A means to produce extruded–spheronized beads, devoid of microcrystalline cellulose (MCC) and with a high drug load (greater than 80%, w/w), is presented. Immediate release bead product with a high yield (greater than 60% of 1 mm diameter beads) and low friability (mass loss less than 4.0%) that were spherical to the naked eye (roundness score less than 1.20) were obtained. The formulation consists only of water-soluble components, taking advantage of the properties of soluble polyethylene oxide (PEO) and methoxypolyethylene glycol (MPEG). This approach incorporates minimal processing aids, with wetted PEO providing the apparent plasticity and cohesiveness, and MPEG550 providing the apparent self-lubricating characteristics necessary for successful extrusion and subsequent spheronization into beads. The success of this approach has important implications in cases where high drug load beads are desired, but where MCC cannot be used due to chemical incompatibility or where complete release cannot be achieved with MCC-containing beads.
Keywords: Extrusion–spheronization; Pellets; Polyethylene oxide; Polyoxyethylene; Statistical design;
The preparation of silybin–phospholipid complex and the study on its pharmacokinetics in rats by Xiao Yanyu; Song Yunmei; Chen Zhipeng; Ping Qineng (77-82).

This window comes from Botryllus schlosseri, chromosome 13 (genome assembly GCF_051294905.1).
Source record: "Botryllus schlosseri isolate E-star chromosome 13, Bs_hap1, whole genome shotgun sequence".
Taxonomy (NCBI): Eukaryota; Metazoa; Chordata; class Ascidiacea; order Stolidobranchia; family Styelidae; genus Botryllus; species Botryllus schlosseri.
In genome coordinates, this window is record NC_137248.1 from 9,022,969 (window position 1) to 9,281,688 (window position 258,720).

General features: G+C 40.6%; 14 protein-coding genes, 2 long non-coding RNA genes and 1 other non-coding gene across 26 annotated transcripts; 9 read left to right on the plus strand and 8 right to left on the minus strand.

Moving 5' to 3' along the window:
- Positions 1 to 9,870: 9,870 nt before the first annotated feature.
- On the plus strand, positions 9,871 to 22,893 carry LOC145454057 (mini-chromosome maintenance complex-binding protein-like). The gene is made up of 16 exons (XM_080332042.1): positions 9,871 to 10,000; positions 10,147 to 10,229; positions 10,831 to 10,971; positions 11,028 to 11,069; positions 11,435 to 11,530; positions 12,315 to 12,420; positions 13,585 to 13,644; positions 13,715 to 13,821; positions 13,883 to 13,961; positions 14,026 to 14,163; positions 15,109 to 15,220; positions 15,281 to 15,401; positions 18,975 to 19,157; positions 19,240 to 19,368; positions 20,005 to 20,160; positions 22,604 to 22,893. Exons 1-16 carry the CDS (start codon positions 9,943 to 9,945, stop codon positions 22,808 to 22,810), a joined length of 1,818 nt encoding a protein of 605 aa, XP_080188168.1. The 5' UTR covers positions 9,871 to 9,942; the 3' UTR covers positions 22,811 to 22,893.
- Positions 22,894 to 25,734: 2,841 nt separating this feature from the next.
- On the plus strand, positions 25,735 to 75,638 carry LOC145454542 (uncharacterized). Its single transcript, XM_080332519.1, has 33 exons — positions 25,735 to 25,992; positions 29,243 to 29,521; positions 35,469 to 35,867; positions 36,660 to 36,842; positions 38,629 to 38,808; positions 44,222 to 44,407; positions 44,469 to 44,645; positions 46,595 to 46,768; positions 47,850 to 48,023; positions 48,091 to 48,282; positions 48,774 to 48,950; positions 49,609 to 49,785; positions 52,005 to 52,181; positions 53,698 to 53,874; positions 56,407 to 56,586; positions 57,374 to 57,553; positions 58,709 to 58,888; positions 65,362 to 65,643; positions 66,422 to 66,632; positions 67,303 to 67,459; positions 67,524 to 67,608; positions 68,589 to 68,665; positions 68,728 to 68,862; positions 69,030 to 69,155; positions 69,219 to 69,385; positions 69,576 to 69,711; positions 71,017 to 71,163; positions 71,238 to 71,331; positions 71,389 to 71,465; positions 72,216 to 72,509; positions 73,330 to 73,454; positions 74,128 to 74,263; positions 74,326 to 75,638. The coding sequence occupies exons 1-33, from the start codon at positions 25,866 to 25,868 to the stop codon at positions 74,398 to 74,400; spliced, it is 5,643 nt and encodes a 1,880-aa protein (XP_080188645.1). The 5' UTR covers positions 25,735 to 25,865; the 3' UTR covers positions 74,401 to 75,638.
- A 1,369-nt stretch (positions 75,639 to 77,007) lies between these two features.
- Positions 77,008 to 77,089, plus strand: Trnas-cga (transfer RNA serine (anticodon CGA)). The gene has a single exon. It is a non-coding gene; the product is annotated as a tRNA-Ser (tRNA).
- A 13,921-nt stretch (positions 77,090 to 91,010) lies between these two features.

The aim of the present study was to find a way of prepare silybin–phospholipid complex to make oral bioavailability of silybin increase and to study its physicochemical properties and to compare the pharmacokinetic characteristics and bioavailability after oral administration of silybin–phospholipid complex and silybin-N-methylglucamine in rats. Using ethanol as a reaction medium, silybin and phospholipids were resolved into the medium, after the organic solvent was removed under vacuum condition, silybin–phospholipid complex was formed. The new complex's physicochemical properties including scanning electron microscopy (SEM), transmission electron microscopy (TEM), differential scanning calorimetry (DSC), solubility, dissolution, etc., were tested. The concentrations of silybin after oral administration of silybin–phospholipid complex and silybin-N-methylglucamine at different time in rats were determined by RP-HPLC. The pharmacokinetic parameters were computed by software program 3p97. Our data showed that silybin and phospholipids in the silybin–phospholipid complex were combined by non-covalent-bond, not forming a new compound and the solubility of silybin–phospholipid complex in water and in n-octanol was effectively enhanced. We found that mean plasma concentration–time curve of silybin after oral administration of silybin–phospholipid complex and silybin-N-methylglucamine in rats was both in accordance with open single-compartment model with first-order absorption. Pharmacokinetic parameters of silybin in rats were T max 10 and 5 min; C max 126.72 and 104.29 ng ml−1; AUC0–∞ 1020.33 and 235.81 ng ml−1 h, respectively. The bioavailability of silybin in rats was increased remarkably after oral administration of silybin–phospholipid complex comparing to silybin-N-methylglucamine. This was mainly due to an impressive improvement of the lipophilic property of silybin–phospholipid complex and improvement of the biological effect of silybin.
Keywords: Silybin–phospholipid complex; Silybin-N-methylglucamine; Physicochemical properties; Oral bioavailability; Pharmacokinetics; Silybin;
Biodegradable microparticulate system of captopril by P.M. Dandagi; V.S. Mastiholimath; M.B. Patil; M.K. Gupta (83-88).